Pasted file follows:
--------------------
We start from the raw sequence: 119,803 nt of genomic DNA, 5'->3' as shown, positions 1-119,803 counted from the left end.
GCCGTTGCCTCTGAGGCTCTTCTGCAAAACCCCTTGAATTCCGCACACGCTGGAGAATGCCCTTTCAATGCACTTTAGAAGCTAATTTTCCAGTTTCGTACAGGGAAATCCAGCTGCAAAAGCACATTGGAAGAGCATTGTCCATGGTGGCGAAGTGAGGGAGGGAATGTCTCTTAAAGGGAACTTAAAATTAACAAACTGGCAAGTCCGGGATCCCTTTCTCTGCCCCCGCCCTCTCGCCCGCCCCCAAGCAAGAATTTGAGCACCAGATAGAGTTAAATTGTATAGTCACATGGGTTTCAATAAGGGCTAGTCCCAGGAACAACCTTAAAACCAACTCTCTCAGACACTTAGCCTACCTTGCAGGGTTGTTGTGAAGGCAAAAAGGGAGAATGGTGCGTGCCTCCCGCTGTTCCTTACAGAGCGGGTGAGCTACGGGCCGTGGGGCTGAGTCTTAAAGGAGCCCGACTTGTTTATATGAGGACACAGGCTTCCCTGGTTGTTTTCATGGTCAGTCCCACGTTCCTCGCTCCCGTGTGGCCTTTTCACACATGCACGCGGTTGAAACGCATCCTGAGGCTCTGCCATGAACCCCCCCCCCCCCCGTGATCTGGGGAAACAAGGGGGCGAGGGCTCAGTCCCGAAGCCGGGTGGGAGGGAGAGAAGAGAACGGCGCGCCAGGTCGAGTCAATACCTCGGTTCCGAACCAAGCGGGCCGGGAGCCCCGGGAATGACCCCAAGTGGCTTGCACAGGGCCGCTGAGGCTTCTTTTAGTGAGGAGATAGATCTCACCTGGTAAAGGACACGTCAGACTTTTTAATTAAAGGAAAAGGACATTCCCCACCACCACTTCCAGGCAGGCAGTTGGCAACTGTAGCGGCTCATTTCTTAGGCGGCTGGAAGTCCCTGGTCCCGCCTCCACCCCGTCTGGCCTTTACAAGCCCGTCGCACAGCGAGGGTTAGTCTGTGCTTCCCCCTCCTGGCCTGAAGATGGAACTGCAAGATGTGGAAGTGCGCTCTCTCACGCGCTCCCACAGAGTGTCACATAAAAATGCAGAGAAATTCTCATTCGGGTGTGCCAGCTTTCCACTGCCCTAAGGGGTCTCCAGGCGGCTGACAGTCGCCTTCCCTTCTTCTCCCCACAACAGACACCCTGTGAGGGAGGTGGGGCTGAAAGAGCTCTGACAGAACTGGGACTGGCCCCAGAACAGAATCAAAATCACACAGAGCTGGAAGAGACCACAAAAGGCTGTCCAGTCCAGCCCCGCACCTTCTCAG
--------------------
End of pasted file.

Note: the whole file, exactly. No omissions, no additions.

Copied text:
We start from the raw sequence: 119,803 nt of genomic DNA, 5'->3' as shown, positions 1-119,803 counted from the left end.
GCCGTTGCCTCTGAGGCTCTTCTGCAAAACCCCTTGAATTCCGCACACGCTGGAGAATGCCCTTTCAATGCACTTTAGAAGCTAATTTTCCAGTTTCGTACAGGGAAATCCAGCTGCAAAAGCACATTGGAAGAGCATTGTCCATGGTGGCGAAGTGAGGGAGGGAATGTCTCTTAAAGGGAACTTAAAATTAACAAACTGGCAAGTCCGGGATCCCTTTCTCTGCCCCCGCCCTCTCGCCCGCCCCCAAGCAAGAATTTGAGCACCAGATAGAGTTAAATTGTATAGTCACATGGGTTTCAATAAGGGCTAGTCCCAGGAACAACCTTAAAACCAACTCTCTCAGACACTTAGCCTACCTTGCAGGGTTGTTGTGAAGGCAAAAAGGGAGAATGGTGCGTGCCTCCCGCTGTTCCTTACAGAGCGGGTGAGCTACGGGCCGTGGGGCTGAGTCTTAAAGGAGCCCGACTTGTTTATATGAGGACACAGGCTTCCCTGGTTGTTTTCATGGTCAGTCCCACGTTCCTCGCTCCCGTGTGGCCTTTTCACACATGCACGCGGTTGAAACGCATCCTGAGGCTCTGCCATGAACCCCCCCCCCCCCCGTGATCTGGGGAAACAAGGGGGCGAGGGCTCAGTCCCGAAGCCGGGTGGGAGGGAGAGAAGAGAACGGCGCGCCAGGTCGAGTCAATACCTCGGTTCCGAACCAAGCGGGCCGGGAGCCCCGGGAATGACCCCAAGTGGCTTGCACAGGGCCGCTGAGGCTTCTTTTAGTGAGGAGATAGATCTCACCTGGTAAAGGACACGTCAGACTTTTTAATTAAAGGAAAAGGACATTCCCCACCACCACTTCCAGGCAGGCAGTTGGCAACTGTAGCGGCTCATTTCTTAGGCGGCTGGAAGTCCCTGGTCCCGCCTCCACCCCGTCTGGCCTTTACAAGCCCGTCGCACAGCGAGGGTTAGTCTGTGCTTCCCCCTCCTGGCCTGAAGATGGAACTGCAAGATGTGGAAGTGCGCTCTCTCACGCGCTCCCACAGAGTGTCACATAAAAATGCAGAGAAATTCTCATTCGGGTGTGCCAGCTTTCCACTGCCCTAAGGGGTCTCCAGGCGGCTGACAGTCGCCTTCCCTTCTTCTCCCCACAACAGACACCCTGTGAGGGAGGTGGGGCTGAAAGAGCTCTGACAGAACTGGGACTGGCCCCAGAACAGAATCAAAATCACACAGAGCTGGAAGAGACCACAAAAGGCTGTCCAGTCCAGCCCCGCACCTTCTCAG